I recently spoke to a Russian historian who gave me his prognosis on the consequences of the war in Ukraine for human rights in Russia: “Mass repression and concentration camps.” Already nearly 15,000 people have been detained in Russia for participating in demonstrations against the war. What future awaits these brave citizens, as well as Ukrainians captured in the occupied territories?
Since its occupation of Crimea in 2014, Russia has escalated the punishments for people exercising their right to freedom of speech and assembly. The most recent manifestation of the clampdown on civil rights is the law rushed on to the statute books to punish citizens spreading “fake news” about the military, with custodial sentences of three and a half to fifteen years. Marina Ovsyannikova, who held up an anti-war poster during a news broadcast on Russian state TV Channel One on Monday, may be among the first to fall under the new law.
The Russian criminal justice system has practiced in handling mass protest. Protesters grabbed on the streets are bundled into overcrowded avtozaks and taken off to detention centers, where they can be held for up to 15 days. Most get away with a fine if it is their first arrest, but those against whom criminal charges are brought face prolonged periods in overcrowded pre-trial prisons (sizo). Eventually, they will come to trial, be found guilty, and then transported off to some remote corner of Russia. Here they will join other people imprisoned for their political beliefs, as well as the large numbers convicted for drug-related or other offences.
The custodial sentences handed out to people opposing the war will not be served in typical western-style cellular prisons, but in “correctional colonies” (ispravitel’nie kolonii). These house in prisoners barracks-like accommodation blocks, which were originally introduced to manage the millions of forced laborers who passed through Stalin’s Gulag. International human rights organizations have condemned communal dormitories for their association with high levels of inter-prisoner violence, and lack of privacy. The large cache of internal prison service videos smuggled out of Russia in November of last year shows that torture and inhuman and degrading treatment of prisoners is systemic in Russian correctional institutions.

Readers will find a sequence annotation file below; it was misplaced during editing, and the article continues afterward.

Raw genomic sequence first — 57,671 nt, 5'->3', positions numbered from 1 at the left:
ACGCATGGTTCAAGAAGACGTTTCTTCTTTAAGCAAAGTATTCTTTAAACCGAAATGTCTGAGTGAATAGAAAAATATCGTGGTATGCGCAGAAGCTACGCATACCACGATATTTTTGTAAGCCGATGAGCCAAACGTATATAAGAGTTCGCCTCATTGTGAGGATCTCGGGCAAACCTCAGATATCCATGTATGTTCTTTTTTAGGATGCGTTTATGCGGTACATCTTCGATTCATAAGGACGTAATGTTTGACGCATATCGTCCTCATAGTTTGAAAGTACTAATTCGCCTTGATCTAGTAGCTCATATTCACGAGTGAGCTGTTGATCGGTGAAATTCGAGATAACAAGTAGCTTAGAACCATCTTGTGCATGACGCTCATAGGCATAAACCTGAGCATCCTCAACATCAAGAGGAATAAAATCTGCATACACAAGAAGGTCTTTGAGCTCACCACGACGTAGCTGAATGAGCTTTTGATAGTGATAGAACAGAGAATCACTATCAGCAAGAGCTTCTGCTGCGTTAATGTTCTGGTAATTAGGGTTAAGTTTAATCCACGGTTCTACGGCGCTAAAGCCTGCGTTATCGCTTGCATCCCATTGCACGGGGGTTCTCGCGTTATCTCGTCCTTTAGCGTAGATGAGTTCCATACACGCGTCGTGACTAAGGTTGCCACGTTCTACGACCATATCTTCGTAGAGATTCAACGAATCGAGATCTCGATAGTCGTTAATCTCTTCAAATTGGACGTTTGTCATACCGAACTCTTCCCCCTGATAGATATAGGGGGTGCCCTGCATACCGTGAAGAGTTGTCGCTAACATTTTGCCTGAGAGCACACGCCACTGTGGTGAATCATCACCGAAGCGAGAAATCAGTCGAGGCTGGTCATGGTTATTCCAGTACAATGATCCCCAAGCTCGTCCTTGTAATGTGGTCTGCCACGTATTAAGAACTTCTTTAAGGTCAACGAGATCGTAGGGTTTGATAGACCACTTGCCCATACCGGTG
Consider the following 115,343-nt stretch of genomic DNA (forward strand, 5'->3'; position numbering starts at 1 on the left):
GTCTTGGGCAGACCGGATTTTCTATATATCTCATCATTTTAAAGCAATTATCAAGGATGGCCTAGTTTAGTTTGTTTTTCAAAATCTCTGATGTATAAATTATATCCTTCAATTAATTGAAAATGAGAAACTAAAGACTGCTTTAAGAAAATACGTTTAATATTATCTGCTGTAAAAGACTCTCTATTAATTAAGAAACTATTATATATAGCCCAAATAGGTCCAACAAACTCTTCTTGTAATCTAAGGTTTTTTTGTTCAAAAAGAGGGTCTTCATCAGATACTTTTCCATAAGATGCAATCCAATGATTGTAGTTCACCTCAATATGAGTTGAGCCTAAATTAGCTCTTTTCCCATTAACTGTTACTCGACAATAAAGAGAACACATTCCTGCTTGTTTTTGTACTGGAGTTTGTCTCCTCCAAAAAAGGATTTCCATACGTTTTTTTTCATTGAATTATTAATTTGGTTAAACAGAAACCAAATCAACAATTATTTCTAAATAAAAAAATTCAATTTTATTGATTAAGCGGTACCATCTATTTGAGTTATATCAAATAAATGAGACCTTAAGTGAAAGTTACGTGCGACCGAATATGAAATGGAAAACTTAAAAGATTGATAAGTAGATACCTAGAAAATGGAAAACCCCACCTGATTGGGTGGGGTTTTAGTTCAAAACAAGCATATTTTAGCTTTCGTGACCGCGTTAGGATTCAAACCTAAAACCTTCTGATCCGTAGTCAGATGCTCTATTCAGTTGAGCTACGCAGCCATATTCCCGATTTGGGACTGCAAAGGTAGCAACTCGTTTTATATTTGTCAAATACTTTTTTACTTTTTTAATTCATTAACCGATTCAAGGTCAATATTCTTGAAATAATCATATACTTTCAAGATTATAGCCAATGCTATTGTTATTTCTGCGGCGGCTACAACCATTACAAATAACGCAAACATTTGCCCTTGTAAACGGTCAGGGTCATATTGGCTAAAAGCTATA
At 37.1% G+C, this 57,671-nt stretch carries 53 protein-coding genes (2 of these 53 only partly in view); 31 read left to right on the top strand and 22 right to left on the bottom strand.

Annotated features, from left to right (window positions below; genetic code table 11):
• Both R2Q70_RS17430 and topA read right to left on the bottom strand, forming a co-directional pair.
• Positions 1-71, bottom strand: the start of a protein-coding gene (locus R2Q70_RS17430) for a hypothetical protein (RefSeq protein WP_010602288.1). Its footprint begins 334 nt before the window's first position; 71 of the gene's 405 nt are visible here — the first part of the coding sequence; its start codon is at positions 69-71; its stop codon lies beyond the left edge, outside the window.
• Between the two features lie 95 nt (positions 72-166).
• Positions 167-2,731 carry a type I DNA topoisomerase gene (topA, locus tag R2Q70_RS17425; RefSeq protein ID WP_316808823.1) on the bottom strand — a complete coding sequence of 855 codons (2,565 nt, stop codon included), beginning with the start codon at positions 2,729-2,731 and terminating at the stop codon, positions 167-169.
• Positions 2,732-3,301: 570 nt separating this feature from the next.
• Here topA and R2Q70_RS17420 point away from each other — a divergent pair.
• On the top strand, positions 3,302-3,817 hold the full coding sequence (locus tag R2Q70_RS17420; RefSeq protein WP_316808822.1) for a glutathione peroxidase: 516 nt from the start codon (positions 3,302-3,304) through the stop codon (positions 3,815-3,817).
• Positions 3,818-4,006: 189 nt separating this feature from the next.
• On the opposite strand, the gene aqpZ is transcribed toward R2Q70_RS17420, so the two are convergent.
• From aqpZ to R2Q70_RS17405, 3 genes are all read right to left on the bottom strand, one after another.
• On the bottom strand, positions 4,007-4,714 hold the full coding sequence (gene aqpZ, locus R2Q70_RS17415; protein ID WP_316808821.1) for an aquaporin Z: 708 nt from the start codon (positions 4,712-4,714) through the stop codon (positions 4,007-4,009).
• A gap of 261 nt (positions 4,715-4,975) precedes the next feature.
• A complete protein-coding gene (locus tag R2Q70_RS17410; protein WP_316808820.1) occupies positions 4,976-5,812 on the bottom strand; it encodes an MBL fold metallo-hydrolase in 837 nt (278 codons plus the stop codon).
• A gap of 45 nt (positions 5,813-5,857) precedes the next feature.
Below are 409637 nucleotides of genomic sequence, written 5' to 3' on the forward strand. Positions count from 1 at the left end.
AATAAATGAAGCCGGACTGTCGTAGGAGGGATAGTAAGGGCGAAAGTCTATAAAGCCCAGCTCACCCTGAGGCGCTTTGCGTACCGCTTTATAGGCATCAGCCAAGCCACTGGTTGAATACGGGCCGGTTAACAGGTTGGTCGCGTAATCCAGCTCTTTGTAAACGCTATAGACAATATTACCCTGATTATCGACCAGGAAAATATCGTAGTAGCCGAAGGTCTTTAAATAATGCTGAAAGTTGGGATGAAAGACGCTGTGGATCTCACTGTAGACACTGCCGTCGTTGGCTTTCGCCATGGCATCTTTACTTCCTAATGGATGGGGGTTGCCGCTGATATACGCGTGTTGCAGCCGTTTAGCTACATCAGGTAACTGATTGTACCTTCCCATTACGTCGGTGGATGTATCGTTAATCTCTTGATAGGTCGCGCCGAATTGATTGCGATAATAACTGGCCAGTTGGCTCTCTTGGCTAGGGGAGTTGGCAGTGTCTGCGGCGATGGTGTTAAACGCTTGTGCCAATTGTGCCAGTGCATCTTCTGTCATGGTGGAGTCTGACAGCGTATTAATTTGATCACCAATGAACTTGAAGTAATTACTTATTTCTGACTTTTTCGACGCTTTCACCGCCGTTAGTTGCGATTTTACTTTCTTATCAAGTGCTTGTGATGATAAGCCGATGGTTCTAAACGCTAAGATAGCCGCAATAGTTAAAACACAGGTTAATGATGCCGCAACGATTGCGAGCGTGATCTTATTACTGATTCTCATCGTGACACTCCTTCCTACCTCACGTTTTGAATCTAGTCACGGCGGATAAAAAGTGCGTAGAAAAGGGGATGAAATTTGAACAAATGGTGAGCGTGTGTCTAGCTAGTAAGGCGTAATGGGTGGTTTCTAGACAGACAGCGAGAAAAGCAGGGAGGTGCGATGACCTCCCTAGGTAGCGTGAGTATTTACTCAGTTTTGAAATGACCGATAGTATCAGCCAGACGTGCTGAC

As the war produces large numbers of detainees and captives in occupied territories, the question arises of whether there are sufficient spaces for them in existing prison facilities. It is inconceivable that Putin’s monstrous plan to rebuild the Russian empire did not factor in the need to reserve places in the country’s penal institutions to accommodate the new generation of political prisoners.
In recent years, Russia has boasted that it has reduced the number of prisoners in the country, presenting this as evidence of the humanization of its justice system (this is a myth, but that is another conversation). Today, there are about 380,000 people serving sentences in different categories of correctional institutions, with another 100,000 or so awaiting trial in sizoyes The total prisoner population of just under 500,000 is more than half it was twenty years ago.